A US military veteran has paid tribute to his lost troopship at the site where it was sunk during World War Two.
John Waller was with the 66th Infantry Division on the SS Leopoldville when it was torpedoed on its way from Southampton to Cherbourg in 1944.
More than 800 people drowned, but he survived despite spending 45 minutes in the sea.
Now 93, Mr Waller threw a wreath from a ferry over the wreck site. He said it had been an "emotional" experience.
News of the sinking, five miles off the French coast, was censored and it was decades before many families learned how their sons died.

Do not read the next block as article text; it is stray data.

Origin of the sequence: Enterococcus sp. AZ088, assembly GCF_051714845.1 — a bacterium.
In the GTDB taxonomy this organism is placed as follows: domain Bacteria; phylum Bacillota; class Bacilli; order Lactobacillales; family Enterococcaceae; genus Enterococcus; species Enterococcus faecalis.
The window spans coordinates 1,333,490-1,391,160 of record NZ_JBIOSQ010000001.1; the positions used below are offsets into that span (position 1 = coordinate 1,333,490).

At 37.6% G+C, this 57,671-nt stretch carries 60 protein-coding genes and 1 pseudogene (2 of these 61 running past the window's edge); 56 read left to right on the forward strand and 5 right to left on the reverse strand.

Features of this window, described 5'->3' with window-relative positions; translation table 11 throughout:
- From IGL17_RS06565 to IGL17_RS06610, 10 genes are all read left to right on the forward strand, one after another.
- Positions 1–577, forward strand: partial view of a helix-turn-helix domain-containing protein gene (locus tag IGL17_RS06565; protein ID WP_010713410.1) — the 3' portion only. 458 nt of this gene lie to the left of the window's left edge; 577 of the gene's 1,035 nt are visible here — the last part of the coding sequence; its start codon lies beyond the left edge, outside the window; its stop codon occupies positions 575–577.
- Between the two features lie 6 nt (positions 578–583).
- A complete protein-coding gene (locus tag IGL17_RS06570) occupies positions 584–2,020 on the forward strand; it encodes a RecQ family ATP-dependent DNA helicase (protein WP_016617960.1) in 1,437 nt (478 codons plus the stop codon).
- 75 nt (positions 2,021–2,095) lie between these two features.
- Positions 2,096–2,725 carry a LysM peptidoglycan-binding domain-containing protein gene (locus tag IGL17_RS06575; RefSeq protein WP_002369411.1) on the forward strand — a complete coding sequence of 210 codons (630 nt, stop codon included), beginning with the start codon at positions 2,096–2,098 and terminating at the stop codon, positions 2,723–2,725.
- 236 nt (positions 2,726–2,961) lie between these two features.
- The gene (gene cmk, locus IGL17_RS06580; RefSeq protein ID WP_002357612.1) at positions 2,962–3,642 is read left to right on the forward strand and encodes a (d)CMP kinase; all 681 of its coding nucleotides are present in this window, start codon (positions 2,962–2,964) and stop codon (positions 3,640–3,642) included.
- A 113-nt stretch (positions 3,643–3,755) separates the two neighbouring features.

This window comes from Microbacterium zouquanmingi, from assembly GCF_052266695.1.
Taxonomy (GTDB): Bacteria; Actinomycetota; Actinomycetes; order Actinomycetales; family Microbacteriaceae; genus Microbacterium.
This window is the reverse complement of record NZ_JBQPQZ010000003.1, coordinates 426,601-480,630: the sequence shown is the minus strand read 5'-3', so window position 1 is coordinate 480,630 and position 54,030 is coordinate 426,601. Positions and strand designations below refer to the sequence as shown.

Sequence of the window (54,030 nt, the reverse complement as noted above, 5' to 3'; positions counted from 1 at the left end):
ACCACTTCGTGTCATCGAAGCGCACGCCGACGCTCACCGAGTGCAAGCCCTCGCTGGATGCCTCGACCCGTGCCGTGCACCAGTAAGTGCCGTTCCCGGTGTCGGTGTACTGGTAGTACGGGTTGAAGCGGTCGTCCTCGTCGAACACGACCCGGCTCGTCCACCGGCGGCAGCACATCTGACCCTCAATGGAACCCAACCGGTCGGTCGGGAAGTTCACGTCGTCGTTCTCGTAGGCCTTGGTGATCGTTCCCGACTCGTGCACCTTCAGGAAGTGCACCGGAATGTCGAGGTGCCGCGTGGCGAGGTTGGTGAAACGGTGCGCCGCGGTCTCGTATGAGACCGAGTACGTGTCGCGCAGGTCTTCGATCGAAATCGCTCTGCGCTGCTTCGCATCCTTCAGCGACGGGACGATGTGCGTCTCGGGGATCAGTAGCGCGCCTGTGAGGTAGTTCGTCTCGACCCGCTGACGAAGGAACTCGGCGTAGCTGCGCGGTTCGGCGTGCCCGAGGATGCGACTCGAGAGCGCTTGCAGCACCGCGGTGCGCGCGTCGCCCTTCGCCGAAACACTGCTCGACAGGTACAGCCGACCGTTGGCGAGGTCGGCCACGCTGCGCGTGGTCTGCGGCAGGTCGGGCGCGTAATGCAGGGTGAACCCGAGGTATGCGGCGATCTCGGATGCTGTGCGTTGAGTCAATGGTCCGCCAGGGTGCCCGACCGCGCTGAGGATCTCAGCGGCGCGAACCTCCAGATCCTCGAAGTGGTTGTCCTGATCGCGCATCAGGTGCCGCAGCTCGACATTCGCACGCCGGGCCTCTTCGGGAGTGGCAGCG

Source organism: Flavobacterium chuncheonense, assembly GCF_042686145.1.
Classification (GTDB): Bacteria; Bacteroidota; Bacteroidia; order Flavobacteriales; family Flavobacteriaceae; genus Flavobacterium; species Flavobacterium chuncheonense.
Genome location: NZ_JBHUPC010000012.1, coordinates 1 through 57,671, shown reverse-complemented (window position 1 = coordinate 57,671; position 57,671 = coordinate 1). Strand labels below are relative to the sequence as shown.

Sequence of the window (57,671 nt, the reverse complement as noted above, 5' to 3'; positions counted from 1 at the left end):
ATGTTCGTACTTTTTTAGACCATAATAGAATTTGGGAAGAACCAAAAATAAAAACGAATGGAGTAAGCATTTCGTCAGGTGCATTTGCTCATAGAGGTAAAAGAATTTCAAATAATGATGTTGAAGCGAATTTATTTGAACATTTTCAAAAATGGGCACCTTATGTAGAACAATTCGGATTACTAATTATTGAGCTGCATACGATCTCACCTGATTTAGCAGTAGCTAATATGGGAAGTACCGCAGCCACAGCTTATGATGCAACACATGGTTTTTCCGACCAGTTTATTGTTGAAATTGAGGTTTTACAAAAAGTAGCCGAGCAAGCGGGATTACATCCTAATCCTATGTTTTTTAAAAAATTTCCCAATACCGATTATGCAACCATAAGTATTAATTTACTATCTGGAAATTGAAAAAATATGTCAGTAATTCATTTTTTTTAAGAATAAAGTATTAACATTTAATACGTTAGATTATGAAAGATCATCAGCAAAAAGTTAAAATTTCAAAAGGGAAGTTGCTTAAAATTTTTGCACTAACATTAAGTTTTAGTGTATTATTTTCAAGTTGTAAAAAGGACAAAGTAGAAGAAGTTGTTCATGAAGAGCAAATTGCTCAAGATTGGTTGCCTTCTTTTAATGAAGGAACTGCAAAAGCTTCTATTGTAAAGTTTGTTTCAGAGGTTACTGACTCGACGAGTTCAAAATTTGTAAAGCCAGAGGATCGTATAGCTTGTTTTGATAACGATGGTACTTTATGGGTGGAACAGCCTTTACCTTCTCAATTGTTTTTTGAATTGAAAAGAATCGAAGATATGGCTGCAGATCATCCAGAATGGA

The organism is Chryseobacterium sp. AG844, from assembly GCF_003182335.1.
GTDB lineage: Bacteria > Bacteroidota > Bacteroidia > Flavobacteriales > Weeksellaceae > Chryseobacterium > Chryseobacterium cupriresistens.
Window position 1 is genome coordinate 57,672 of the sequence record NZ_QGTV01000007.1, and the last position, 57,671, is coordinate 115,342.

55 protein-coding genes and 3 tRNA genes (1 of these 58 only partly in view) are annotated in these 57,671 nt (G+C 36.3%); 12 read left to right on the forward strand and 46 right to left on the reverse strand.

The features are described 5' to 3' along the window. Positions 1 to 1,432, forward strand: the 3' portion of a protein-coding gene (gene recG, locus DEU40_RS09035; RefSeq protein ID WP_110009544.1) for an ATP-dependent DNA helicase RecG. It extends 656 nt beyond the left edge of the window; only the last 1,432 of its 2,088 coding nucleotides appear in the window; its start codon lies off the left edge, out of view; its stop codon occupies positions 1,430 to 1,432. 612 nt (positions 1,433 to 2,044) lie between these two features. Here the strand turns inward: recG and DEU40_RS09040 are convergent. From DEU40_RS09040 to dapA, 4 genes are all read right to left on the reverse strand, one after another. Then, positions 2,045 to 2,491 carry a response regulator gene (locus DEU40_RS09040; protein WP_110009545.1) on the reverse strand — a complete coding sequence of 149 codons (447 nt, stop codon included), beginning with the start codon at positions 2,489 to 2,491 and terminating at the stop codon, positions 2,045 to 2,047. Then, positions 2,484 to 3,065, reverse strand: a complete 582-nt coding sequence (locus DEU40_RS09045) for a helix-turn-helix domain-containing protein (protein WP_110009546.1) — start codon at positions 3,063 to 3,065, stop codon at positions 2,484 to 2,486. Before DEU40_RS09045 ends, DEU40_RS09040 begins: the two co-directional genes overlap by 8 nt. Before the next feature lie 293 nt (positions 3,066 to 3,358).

British documents about the incident remained classified until 1996.
Mr Waller, who was 21 at the time, said he never spoke about the sinking to his family and "wiped the whole scene out of my mind".
"All I did was feel the shaking of the boat when the torpedo hit. I walked down the side of the ship into the water," he said.
"I remember it rolling over and going down, disappearing into the sea."
He returned to Normandy for the first time since the war on a visit organised by his daughter Garland.
Passing the wreck, Brittany Ferries Barfleur stopped and passengers watched as Mr Waller threw a wreath into the sea in memory of his comrades.
Ms Waller said it had been a "spiritual closure" for her father.
"I could see what it meant to him - it brought all these memories back that he has pushed down for so many years," she added.